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  • Adoption by Law

    Scott Andrew Bartley

    The Code of Hammurabi
    The practice of adoption dates back to ancient Greece and Rome when citizens would adopt a person to be their legal heir. Men and women, single or married, could adopt. The purpose of adoption was to carry on succession, an occupation, or a family name. The first surviving written law regarding adoption is found in the Code of Hammurabi in the eighteenth century B.C. Paragraphs 185 through 193 of the Code defined the parameters of such matter in which the natural parents consented and released any claim to the person. The person received the full and legal rights of a natural child from his adoptive parents. If the adoptive parents subsequently had a child of their own, the adopted person could be returned to his or her birth parents but would still stand to inherit a portion of the adoptive parents' estate. The exception to this law was that parental consent was not required for the adoption of vestals, hierodules (temple slaves), certain palace officials, and slaves. Generally, the adopted person was an adult. Alexander the Great (356-323 B.C.) and Marcus Aurelius (121-180) are two notable adopted children, and Moses was adopted by the Pharaoh's daughter.1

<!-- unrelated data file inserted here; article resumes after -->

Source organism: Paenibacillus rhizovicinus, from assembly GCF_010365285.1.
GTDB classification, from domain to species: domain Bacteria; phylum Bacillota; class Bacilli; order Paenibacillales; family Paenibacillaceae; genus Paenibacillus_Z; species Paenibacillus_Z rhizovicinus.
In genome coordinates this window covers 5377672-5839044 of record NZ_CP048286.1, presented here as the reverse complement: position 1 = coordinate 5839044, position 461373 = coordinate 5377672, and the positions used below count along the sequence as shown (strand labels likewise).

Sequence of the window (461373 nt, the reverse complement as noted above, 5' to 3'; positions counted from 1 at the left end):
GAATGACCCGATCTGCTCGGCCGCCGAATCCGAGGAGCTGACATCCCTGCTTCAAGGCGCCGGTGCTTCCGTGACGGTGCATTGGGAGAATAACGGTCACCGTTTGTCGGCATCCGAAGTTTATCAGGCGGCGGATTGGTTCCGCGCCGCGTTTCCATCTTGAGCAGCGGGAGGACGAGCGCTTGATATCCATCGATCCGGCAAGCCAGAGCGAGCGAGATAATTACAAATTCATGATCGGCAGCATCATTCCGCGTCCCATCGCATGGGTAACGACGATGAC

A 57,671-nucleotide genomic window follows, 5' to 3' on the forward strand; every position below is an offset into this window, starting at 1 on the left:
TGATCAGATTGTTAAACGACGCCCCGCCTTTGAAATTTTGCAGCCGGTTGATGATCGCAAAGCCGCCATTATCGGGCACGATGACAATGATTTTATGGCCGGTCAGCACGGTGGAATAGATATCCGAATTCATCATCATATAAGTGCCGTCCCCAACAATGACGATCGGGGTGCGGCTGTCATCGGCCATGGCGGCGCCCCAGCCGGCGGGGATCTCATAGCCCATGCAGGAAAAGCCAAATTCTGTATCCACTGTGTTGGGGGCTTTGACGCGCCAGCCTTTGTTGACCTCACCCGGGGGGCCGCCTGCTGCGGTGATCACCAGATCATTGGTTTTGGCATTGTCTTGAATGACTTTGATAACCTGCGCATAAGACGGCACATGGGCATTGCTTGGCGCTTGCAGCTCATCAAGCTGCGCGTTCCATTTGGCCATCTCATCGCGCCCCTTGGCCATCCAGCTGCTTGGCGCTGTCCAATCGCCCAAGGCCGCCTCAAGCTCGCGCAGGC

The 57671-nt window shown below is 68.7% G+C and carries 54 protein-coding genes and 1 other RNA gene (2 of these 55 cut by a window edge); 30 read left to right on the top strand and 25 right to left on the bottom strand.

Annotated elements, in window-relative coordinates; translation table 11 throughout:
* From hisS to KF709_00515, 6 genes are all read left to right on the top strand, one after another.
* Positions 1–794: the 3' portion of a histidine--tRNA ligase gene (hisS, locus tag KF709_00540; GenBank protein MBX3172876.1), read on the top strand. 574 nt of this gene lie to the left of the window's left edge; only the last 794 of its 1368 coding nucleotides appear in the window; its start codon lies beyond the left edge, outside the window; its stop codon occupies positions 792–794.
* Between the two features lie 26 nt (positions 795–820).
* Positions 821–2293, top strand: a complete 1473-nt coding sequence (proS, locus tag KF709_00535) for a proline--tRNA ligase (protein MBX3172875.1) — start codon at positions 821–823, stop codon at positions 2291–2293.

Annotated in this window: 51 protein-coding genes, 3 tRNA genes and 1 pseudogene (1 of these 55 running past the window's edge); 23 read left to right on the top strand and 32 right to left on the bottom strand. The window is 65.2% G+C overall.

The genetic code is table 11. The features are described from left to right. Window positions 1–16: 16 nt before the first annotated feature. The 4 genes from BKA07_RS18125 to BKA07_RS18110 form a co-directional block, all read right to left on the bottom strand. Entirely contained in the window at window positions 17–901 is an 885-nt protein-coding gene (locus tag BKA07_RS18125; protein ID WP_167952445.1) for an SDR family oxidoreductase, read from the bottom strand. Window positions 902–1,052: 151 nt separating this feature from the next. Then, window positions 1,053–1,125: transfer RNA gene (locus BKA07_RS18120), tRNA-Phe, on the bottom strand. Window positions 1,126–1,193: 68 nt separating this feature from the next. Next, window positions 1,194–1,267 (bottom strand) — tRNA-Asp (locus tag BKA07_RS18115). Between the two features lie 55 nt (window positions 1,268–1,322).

The Justinian Law of The Institutes
    The Roman Emperor Justinian developed a new set of laws that were published as The Institutes in 535 A.D. Divided into four books, The Institutes became the model for adoption in modern Europe. The eleventh section of the Book of Persons, within The Institutes, referenced adoption, saying that adoptees that had not yet reached puberty could only be adopted if it was in their best interest. The Justinian law placed new restrictions on who could adopt and how. Men who were castrated could not adopt. Women now needed dispensation of the Emperor and the adoptive parents had to be 18 years older than the adoptee. Adoptive siblings were treated as natural born and could not intermarry. The adoption was finalized in the court as a matter of law.2